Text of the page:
Irony in Poe’s “The Cask of Amontillado” and “The Tell-Tale Heart”

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Edgar Allan Poe’s stories uses clear symbolism with muted irony.   Poe uses irony in his stories to increase tension, enhance the horror, or communicate a theme or message.

In the pages of Poe’s books abound numerous examples of these irony.  The symbolism combined with iron made Poe’s story a more interesting read.  The absence of these two elements would not have made his stories as effective as they are.

Take for instance, “The Cask of Amontillado”.  The irony in the story exists in both dramatic and verbal. Both are essential to the story.  Dramatic irony pertains to the part that the reader is aware of something that the character knows nothing of.  Dramatic irony is evident when the reader knows that a dreaded fate awaits Fortunato as he descends the catacombs to pursue Amontillado.  

Verbal irony is when a character says something but means another.  Verbal irony is exemplified by Montresor expresses concern about Fortunato’s health. He even tries to persuade Fortunato to turn back because the dampness of the catacombs might worsen his cough. To which, Fortunato assures, “I will not die of a cough.” Montresor says, “True–true….”

Verbal irony is also evident when Montresor wishes Fortunato long life in a toast. Then he says that he is a mason, but not the same way Fortunato defines it. “In pace requiescat!” (“Rest in peace!”) completes the verbal irony of the story. “In pace” could also mean a very secure monastic prison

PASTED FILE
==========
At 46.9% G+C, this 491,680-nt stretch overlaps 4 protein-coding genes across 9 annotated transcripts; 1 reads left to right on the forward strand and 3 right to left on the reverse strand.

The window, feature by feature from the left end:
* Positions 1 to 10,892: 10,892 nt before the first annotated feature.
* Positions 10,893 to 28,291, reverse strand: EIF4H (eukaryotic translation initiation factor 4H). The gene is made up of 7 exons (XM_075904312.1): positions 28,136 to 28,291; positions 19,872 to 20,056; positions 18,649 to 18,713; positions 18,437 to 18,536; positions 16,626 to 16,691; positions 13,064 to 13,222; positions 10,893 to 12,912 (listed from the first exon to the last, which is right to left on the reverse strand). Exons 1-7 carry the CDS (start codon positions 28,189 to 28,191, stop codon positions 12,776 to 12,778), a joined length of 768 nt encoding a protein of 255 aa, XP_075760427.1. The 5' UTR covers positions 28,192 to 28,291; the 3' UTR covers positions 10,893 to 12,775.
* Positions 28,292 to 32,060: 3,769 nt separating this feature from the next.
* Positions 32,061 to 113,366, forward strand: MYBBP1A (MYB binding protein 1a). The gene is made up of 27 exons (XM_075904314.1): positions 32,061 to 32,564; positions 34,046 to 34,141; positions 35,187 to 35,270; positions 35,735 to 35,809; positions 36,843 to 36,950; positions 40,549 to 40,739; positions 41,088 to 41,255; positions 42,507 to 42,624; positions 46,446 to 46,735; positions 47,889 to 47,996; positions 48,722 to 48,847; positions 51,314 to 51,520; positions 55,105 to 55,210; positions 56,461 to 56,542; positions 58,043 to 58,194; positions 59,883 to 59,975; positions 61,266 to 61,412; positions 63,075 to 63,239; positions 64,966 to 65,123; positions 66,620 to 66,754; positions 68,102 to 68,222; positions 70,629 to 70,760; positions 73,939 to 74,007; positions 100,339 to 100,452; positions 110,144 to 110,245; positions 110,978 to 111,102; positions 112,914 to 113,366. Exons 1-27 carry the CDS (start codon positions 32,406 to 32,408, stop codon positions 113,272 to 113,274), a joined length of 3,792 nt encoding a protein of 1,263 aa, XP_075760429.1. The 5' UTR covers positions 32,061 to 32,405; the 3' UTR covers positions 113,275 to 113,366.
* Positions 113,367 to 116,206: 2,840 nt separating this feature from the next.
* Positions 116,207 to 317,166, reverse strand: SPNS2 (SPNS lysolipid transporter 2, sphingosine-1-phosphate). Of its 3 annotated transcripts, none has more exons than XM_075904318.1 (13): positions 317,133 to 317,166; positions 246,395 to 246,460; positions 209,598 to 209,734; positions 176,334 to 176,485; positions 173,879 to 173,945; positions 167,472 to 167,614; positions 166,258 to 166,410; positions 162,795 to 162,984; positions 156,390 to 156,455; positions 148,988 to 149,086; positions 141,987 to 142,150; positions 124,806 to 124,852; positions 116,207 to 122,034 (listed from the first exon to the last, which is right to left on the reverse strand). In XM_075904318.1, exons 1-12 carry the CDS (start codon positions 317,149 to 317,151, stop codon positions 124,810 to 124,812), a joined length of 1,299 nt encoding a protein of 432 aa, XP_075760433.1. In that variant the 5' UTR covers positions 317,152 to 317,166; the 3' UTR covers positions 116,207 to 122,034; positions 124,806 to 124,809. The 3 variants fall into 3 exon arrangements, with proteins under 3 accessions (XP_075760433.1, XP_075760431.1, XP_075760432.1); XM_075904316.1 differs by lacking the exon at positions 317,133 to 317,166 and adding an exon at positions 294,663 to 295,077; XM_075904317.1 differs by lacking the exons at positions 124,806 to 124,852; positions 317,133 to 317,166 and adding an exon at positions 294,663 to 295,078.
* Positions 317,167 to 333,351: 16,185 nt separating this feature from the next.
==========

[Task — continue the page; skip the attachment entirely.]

“The Tell-tale Heart” another tale by Poe is also full of irony.   The narrator keeps insisting that he is sane. : “You fancy me mad. Madmen know nothing. But you should have seen me. You should have seen how wisely I proceeded . . .” (Poe 121).  The reader though has a gnawing feeling that the opposite is true. The irony heightens the feeling of hysteria in the story. Towards the end of the story the madman confessed to the crime he committed because his conscience would not leave him alone. This is another irony that thickens the plot of the story.  A madman who is not supposed to be concern with reason is bothered by justice.

Presently I heard a slight groan, and I knew it was the groan of mortal terror. It was not a groan of pain or of grief–oh, no!–it was the low stifled sound that arises from the bottom of the soul when overcharged with awe. I knew the sound well. Many a night . . . the terrors distracted me. (Poe 122)

The madman here empathizes with the old man while he hatches a plan to kill him which is the greatest irony of all.

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